Around noon I call the movers from a card-phone on Avenue Leclerc. Coming any minute. I look at the white walls some more. I readphoto: my doorway the Herald Tribune. I can't understand it; it's full of news of somewhere else. The book-report guy says the book wasn't too good, which I figure out by reading between the lines.

My brand-new iron and glass front door has a door-code I can now remember.

I go fifty metres up the street and snag a can of Orangina from an Asian deli. I try sitting on the wooden floor instead of the windowsill but it is just as hard even if it is flat. I check out the mirrors and the two no-functionar fireplaces. I count the panes of glass in the interior doors; then the floor boards. The sun shifts further west.

After eight hours, the movers arrive. They can bring in nearly everything through the front windows. Pretty soon my big white empty apartment is full of boxes and dismantled furniture. I hope the neighbors didn't see the state of the sofa. Looks like something I picked up from a sidewalk discard.

When the movers leave I have to climb over boxes to get to the bedroom - to kick the two legs off the bed frame on account of them thoughtlessly not bringing the other two. When I close the shutters for the night and turn off the light in the bedroom it is not just dark, it is black. There isn't much noise outside either.

I order the phone line in the morning and then go see the dentist, who has a shop just up the block. When I get back from getting the bridge I've forgotten, the dentist says it's made of steel. Good stuff. Teeth anchors, not so good. But what's to be done?

While she hatches a plan of dental action I check into the local Social Security office and they take my coverage card; saying it'll take three weeks to change its address on account of some computer hangup. Probably all PCs. Most likely the 1999.7 bug.

In between I find a new glop supplier and unload some boxes. As the place fills up even more, I grasp that I have to assemble the furniture the stuff has to go into - or I'll spread out into the street and courtyard.

But doing this is not simple. I need space to erect the bookshelves. Shift the cartons. Build something. Find the pieces for another. Shift more, again. Now I'm getting mountains of empty cartons. Shift, shift, shift. What is this? Two TV sets! Supposed to be only one. Where's that hard-disk?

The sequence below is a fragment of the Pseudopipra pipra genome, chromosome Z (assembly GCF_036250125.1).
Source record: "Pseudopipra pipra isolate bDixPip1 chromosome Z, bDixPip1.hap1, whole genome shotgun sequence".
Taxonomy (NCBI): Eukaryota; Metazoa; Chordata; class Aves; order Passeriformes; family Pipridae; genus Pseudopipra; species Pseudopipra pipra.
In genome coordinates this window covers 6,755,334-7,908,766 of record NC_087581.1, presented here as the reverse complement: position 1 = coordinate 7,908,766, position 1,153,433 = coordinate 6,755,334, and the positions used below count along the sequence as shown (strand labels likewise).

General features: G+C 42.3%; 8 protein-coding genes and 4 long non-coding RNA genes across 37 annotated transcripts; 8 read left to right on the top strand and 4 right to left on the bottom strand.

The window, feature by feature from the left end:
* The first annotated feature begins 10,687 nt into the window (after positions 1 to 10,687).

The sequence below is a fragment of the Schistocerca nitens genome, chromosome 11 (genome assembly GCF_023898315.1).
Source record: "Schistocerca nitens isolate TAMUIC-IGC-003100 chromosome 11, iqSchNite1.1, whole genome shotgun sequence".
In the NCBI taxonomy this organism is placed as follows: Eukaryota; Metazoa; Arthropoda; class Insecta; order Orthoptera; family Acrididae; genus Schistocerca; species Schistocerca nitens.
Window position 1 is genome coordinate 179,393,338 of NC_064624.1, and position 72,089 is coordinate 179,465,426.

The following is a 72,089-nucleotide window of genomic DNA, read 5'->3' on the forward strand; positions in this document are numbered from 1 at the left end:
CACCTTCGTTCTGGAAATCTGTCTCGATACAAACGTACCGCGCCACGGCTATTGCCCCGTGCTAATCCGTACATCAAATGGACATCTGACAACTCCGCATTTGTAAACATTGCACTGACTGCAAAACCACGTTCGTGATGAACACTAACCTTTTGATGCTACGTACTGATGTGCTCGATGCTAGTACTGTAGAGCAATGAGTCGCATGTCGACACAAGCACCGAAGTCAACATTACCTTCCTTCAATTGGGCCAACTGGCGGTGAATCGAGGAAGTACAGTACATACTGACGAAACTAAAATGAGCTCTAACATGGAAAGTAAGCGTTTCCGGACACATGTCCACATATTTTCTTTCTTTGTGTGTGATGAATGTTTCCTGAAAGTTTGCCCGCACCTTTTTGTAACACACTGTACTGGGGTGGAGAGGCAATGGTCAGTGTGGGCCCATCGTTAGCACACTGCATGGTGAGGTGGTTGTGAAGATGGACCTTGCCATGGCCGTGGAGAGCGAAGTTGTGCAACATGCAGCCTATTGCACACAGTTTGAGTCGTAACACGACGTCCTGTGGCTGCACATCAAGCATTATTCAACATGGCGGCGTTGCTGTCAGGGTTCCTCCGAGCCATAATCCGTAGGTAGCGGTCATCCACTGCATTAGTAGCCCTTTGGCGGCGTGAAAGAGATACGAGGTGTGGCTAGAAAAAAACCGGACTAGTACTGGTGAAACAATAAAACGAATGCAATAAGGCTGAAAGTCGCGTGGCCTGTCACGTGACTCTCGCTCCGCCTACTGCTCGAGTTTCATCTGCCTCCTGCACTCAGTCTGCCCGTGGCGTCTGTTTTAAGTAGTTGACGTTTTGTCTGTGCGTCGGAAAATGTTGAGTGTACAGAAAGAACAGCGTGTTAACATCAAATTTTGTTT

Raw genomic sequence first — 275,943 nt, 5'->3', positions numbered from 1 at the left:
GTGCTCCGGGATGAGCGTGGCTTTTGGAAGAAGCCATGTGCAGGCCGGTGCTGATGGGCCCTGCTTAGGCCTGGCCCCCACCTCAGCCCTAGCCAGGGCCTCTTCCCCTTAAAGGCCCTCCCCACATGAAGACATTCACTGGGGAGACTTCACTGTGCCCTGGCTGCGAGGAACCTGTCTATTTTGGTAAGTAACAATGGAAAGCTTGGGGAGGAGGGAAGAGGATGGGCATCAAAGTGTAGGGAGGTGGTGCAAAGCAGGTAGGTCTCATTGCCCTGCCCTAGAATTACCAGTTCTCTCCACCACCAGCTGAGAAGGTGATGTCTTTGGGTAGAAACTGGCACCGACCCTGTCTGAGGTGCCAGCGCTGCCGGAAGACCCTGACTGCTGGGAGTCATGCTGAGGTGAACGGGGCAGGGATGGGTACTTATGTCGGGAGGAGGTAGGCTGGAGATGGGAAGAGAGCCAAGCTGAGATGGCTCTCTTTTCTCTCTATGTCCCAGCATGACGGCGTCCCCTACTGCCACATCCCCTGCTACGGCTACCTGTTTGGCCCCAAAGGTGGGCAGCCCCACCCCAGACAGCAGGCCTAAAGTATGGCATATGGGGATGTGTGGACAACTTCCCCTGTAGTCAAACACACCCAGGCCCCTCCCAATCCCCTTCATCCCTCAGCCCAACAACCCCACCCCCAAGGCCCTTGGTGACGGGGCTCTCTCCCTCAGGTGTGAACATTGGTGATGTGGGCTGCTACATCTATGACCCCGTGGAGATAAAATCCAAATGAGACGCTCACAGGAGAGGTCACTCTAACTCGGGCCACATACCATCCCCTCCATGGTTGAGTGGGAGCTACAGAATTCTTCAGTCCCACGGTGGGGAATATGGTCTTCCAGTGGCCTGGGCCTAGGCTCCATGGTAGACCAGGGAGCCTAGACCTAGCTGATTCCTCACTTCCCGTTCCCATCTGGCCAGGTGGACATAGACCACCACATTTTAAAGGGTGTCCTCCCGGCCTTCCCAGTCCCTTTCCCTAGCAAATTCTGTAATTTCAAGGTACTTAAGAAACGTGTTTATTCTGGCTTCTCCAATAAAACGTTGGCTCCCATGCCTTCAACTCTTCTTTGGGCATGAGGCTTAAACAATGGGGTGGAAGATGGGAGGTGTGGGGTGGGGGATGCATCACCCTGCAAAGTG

On Thursday I have a provisional work-space cleared; the layout guided by the faults of the last one. Need lots of flat areas to have a ton of stuff ready to hand. I put the machinery boxes on it. I wire them up. First try - ignition. That's Macs for you.

Two problems: no monitor and no modem. Plug the monitor in somewhere else and plug the modem into the phone line. Second try - contact. Online, first try. Twenty junk emails, thirty newsletters; the rest from readers, urging courage. Thanks Metropole people!

I finally go ask the agent - just around the corner - how to make the hot water thing work. The shower was colder than usual this morning. I've never seen the joy of cold showers except at beaches where the temperature is never less than 30.

By Friday I'm making a serious dent in the box population and in the furniture erection game. In the afternoon, the dentist pastes the remainder of my bridge back it, minus some missing ends. It's a temporary fix until the ultimate solution - which betterscan: meal ticket be before August. All dental labs close then so their employees can go to Club Med in Tahiti.

For dinner, I go to an Asian deli. There's no question of eating any real bread yet - nor any tough meat. Not that there's any of this around; the local butchers have better window displays than the perfume shops.

Saved for you. My first meal ticket in Paris - four days after arrival.

What a place! Midway between two marchés. Surrounded by Asian delis, French bistros, dozens of cafés and boulangeries and there's a big supermarket open until 22:00. The sales are on too and I've spotted some Italian shirts; two for the price of one Pierre Cardin.

For the first time in my life, on Saturday I get three croissants that are still warm. I've got butter, four pots of good jam. I better get a coffee machine and a toaster.

Paris is looking good.